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Updated December 1, 2020

What is a Reverse Mortgage?

A reverse mortgage is an arrangement whereby a homeowner borrows against his or her home equity and receives regular payments from the lender until the total payments reach a predetermined limit.

How Does a Reverse Mortgage Work?

To qualify for a reverse mortgage, a prospective borrower must be at least 62 years old and own his or her residence. They must also submit an application to the lender and have the property inspected. In some cases, certain repairs may be required before the lender will approve the reverse mortgage.
 
The size of a reverse mortgage depends on many factors, including the borrower's age, the type of mortgage sought, the value and location of the property, the borrower's equity, and current interest rates. As with a traditional mortgage, lenders typically charge an origination fee, an appraisal fee, and other miscellaneous fees.
 
Generally, borrowers may elect to receive their payments in one of three ways: through a lump sum payment, a series of fixed payments, or as a line of credit (to be drawn upon only when the borrower needs the money). Occasionally, homeowners will choose some combination of these methods. A reverse mortgage usually comes due when the borrower no longer lives on the property. The lender then either takes possession of the property or is repaid in a lump sum. There are generally three types of reverse mortgages:
 
FHA-insured reverse mortgages -- Under these arrangements, the borrower receives a guarantee that payments will continue to be made even if the lender defaults. For this reason, FHA-insured reverse mortgages may offer smaller loan amounts than other programs. This type of reverse mortgage remains in effect as long as the borrower lives in the house.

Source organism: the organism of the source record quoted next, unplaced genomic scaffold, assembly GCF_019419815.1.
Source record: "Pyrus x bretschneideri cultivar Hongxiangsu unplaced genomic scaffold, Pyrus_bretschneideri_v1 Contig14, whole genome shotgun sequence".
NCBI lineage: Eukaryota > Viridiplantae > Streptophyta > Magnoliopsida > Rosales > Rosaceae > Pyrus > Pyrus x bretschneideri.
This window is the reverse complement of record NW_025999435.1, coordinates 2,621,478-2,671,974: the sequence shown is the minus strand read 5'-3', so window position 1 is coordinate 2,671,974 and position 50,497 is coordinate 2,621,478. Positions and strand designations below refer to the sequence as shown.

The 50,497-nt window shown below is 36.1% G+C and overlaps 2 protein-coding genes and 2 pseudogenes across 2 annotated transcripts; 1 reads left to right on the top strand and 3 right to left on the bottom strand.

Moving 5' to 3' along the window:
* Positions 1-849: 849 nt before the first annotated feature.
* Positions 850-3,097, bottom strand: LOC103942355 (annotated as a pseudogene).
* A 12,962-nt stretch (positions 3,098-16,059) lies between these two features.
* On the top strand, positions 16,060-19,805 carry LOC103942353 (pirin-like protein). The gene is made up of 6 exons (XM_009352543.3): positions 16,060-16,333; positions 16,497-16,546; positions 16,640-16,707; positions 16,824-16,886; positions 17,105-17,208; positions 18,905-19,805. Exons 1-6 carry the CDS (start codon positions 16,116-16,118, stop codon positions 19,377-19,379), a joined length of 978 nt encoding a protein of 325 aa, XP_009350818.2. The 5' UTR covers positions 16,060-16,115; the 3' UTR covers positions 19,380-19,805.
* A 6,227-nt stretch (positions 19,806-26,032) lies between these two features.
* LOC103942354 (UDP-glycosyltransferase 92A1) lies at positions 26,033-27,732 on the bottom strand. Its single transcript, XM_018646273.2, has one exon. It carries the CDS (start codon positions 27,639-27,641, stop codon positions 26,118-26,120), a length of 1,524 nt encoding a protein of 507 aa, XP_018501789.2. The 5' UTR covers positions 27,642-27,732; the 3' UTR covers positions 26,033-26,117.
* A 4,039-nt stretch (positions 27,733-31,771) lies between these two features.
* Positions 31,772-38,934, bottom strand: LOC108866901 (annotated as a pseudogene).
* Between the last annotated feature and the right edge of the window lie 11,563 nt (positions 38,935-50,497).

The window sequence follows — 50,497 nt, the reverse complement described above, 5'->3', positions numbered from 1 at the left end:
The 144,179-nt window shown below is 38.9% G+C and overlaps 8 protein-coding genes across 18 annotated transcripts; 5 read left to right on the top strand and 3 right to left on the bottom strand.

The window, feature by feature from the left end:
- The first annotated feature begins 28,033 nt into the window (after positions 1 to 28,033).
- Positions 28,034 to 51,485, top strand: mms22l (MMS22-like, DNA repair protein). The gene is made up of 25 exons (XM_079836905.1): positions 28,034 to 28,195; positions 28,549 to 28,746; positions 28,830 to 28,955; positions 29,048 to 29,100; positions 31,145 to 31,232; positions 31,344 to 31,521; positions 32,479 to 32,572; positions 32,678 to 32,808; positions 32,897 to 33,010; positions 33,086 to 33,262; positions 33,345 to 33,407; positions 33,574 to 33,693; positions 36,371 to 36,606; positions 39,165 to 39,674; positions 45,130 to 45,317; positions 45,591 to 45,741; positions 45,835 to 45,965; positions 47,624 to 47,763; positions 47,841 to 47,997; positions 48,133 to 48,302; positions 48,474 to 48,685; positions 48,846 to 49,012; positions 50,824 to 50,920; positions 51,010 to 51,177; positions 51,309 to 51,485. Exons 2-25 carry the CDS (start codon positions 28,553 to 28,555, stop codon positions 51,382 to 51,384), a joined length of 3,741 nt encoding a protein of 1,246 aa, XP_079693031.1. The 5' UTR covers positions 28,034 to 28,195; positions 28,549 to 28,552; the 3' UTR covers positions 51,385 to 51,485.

Lender-insured reverse mortgages -- These generally provide periodic payments and a line of credit for as long as the borrower lives in the home. Because the lender must make payments indefinitely, lender-insured reverse mortgages are also referred to as reverse annuity mortgages. Lender-insured reverse mortgages generally charge higher fees than FHA-insured reverse mortgages. They can also stipulate that payments to the borrower will continue even if he or she sells the home and moves. In some cases, payments made under this type of reverse mortgage are considered annuity payments and are therefore taxable.
 
Uninsured reverse mortgages -- These offer a fixed number of payments, and the loan balance then becomes due at the end of that period.

Why Does a Reverse Mortgage Matter?

Reverse mortgages can be a useful planning option for elderly homeowners in need of extra cash. Not only do they provide a steady stream of income, but they also remove what is often the largest monthly expense. Typically, no house notes are due while a reverse mortgage is in place. Furthermore, because reverse mortgages are technically considered loan advances, they are generally not subject to taxes. Most importantly, though, they allow borrowers that might have otherwise been forced to move an opportunity to remain in their homes.
 
Reverse mortgage agreements may also be made between relatives, meaning that a child might agree to provide his or her parents with cash and obtain the depreciation or other tax benefits associated with homeownership in return.

[If you're ready to buy a home, use our Mortgage Calculator to see what your monthly principal and interest payment will be.]

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Paul has been a respected figure in the financial markets for more than two decades. Prior to starting InvestingAnswers, Paul founded and managed one of the most influential investment research firms in America, with more than 2 million monthly readers.

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